A B-2 Spirit bomber ended up stopping off-runway when it landed at its home base following an in-flight emergency. There were no injuries.
The incident happened two days ago in Whiteman Air Force Base (ICAO: KSZL) in Missouri, USA. Whiteman AFB is the home of the B-2 Spirit bomber fleet. The incident caused a TFR (Temporary Flight Restriction, still in effect) over the already tightly-controlled airspace around the base. However, there was very little more information on the incident.
The US Air Force Global Strike Command said this, in a statement:
“There has been an incident at Whiteman AFB. It occurred at approximately 12:30 a.m. on Sept. 14. A U.S. Air Force B-2 Spirit experienced an in-flight malfunction during a routine training mission and was damaged on the runway at Whiteman Air Force Base, Missouri, after an emergency landing.
“There were no personnel injuries and no fire associated with the landing. The incident is under investigation and more information will be provided as it becomes available.”
B-2 Bomber Seen From Space
Today, a satellite picture emerged, showing the incident aftermath, when the sun rose over Whiteman AFB. The B-2 bomber appears to have had a runway excursion after landing. The airbase has only one runway (01/19). it is not clear which end of the runway the aircraft landed on. But it appears to have come to rest about 4,000 feet (2,220 metres) from the threshold of runway 01. Alternatively, it’s 8,400 feet (2,560m) from the threshold of runway 19.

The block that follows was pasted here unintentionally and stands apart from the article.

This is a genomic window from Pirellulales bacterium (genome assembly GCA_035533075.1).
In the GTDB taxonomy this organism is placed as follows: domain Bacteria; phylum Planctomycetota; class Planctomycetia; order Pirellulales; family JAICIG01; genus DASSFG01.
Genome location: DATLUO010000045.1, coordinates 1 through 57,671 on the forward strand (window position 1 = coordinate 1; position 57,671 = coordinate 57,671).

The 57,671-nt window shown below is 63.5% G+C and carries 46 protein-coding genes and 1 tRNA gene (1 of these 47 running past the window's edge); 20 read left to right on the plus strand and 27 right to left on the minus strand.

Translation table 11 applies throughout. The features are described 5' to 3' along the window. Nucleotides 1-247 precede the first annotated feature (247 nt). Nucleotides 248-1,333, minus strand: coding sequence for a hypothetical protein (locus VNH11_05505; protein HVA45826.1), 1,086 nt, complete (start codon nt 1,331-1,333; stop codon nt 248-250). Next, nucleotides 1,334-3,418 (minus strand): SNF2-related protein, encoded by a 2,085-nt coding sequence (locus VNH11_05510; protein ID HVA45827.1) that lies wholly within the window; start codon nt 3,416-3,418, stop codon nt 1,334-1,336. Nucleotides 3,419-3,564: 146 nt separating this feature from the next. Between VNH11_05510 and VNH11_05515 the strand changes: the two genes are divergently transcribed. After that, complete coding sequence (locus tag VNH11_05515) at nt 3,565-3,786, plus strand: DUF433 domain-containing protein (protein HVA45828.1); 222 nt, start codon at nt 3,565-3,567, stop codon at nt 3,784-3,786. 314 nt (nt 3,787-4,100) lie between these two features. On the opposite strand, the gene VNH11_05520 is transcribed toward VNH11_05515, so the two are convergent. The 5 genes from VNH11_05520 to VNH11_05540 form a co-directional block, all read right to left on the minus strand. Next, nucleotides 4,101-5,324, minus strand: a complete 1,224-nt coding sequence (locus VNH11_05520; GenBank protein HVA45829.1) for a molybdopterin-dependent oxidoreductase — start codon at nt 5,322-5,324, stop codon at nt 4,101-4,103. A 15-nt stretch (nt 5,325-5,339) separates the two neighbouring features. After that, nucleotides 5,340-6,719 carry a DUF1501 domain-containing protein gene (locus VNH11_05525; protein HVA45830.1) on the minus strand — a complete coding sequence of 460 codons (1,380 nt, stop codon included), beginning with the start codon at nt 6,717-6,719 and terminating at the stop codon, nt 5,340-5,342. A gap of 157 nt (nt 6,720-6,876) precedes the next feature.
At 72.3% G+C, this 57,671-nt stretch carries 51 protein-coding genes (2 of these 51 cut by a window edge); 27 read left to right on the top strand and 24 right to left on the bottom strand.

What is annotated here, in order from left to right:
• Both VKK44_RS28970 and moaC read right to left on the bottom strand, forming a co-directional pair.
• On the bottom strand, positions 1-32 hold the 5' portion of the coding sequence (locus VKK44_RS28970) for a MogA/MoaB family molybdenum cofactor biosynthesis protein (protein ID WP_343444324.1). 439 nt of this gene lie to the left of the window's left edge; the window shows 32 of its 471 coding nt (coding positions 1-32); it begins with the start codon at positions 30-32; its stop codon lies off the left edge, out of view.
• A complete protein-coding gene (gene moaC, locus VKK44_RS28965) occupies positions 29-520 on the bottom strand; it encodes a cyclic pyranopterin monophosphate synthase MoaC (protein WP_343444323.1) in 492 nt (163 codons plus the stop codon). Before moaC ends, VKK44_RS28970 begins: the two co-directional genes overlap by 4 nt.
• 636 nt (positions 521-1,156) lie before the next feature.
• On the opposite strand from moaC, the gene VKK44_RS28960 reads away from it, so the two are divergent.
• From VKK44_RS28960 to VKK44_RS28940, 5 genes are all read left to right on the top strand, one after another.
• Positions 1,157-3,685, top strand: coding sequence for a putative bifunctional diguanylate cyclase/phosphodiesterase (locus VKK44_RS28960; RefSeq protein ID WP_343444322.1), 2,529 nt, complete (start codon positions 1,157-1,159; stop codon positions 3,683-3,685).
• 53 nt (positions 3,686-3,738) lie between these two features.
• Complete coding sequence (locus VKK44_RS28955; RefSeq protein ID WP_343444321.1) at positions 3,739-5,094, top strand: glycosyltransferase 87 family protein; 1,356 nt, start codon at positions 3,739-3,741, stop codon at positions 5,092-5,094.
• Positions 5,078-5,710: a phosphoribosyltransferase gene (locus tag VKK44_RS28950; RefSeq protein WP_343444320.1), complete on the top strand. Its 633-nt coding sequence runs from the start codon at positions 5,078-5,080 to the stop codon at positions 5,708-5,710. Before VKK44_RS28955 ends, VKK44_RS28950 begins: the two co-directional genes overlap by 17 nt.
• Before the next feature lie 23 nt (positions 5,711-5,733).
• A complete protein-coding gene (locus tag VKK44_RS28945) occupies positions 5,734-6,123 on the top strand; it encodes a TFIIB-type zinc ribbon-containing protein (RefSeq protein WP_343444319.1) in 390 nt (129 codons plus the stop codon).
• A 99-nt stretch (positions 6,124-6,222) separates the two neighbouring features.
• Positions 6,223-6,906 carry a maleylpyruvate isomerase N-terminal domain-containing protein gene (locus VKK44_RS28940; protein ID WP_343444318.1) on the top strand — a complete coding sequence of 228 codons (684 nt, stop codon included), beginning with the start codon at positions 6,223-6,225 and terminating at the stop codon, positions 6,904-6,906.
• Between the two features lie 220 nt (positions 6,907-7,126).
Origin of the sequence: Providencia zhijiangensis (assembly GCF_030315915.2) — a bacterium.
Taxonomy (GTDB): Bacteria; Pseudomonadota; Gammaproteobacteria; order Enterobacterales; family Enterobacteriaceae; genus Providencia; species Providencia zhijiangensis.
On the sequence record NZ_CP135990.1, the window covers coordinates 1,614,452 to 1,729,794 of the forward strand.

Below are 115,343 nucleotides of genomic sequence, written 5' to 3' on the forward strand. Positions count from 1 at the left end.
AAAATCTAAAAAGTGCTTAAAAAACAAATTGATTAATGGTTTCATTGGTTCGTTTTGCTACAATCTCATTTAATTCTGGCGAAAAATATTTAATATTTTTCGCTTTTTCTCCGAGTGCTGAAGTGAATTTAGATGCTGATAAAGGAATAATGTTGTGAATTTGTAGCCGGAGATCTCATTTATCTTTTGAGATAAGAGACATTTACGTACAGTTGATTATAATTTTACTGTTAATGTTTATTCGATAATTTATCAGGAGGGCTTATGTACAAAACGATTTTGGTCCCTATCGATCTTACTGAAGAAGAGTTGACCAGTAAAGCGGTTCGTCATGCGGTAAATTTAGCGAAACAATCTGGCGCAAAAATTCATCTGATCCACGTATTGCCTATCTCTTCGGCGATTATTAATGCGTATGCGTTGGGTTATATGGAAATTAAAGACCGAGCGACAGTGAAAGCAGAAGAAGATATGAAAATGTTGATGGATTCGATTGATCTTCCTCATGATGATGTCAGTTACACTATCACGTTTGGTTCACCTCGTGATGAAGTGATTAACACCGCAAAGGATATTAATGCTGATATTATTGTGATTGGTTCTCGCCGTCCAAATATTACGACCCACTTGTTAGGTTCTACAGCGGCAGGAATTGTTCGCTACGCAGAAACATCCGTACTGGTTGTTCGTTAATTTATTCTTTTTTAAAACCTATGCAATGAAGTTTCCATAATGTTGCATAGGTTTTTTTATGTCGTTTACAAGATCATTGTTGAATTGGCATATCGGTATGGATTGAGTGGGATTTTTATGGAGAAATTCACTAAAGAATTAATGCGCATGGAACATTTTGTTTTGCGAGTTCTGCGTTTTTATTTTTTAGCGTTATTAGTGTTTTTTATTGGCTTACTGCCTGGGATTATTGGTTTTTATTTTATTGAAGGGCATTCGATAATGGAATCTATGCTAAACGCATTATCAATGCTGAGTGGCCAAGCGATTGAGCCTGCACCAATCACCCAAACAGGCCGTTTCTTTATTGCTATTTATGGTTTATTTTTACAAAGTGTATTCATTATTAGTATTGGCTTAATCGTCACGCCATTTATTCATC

We can also see that the left main landing gear of the B-2 bomber appears to have collapsed. However, this could have happened at low speed, as the plane left the runway. The satellite photo shows a number of vehicles and other ground equipment surrounding the aircraft. Military analysts observed that the aircraft’s coating and other systems require specialized personnel because they can release toxic substances, after damage.
The B-2 Spirit bomber isn’t just one of the most impressive-looking aircraft in the world. It’s also the most expensive. Northrop-Grumman built 21 of these aircraft, of which 20 are still in use. There has been one loss of a B-2, in its service, without casualties. However, it was an avoidable crash, according to the US Air Force.
Some Very Costly Moisture
That accident happened in Guam, in 2008. Before take-off, the B-2 bomber crew got a system message prompting them to make an air data calibration. Maintenance crews performing this action would first turn the pitot heat on, to remove any moisture from the system. However this wasn’t an official procedure, and the pilots were unaware of it.
As a result, the recalibration made all three pitot systems behave erratically. With wrong airspeed information, the B-2 crew rotated their bomber at much too low a speed. A wing tip touched the ground, at which point the pilots used their ejection seats. The $1.4 billion aircraft was destroyed in a fireball, but thankfully both pilots escaped without serious injury.
Another B-2 bomber later suffered extensive fire damage. The USAF would have probably scrapped a different type with such damage. But with no possibility to replace these bombers (for now), the USAF chose to repair it, at a very high cost. This will likely be the fate of the aircraft in this latest incident.
Spyros Georgilidakis has degrees in Business Enterprise and Management. He has 14 years of experience in the hospitality and travel industries, along with a passion for all-things-aviation and travel logistics. He is also an experienced writer and editor for on-line publications, and a licensed professional drone pilot.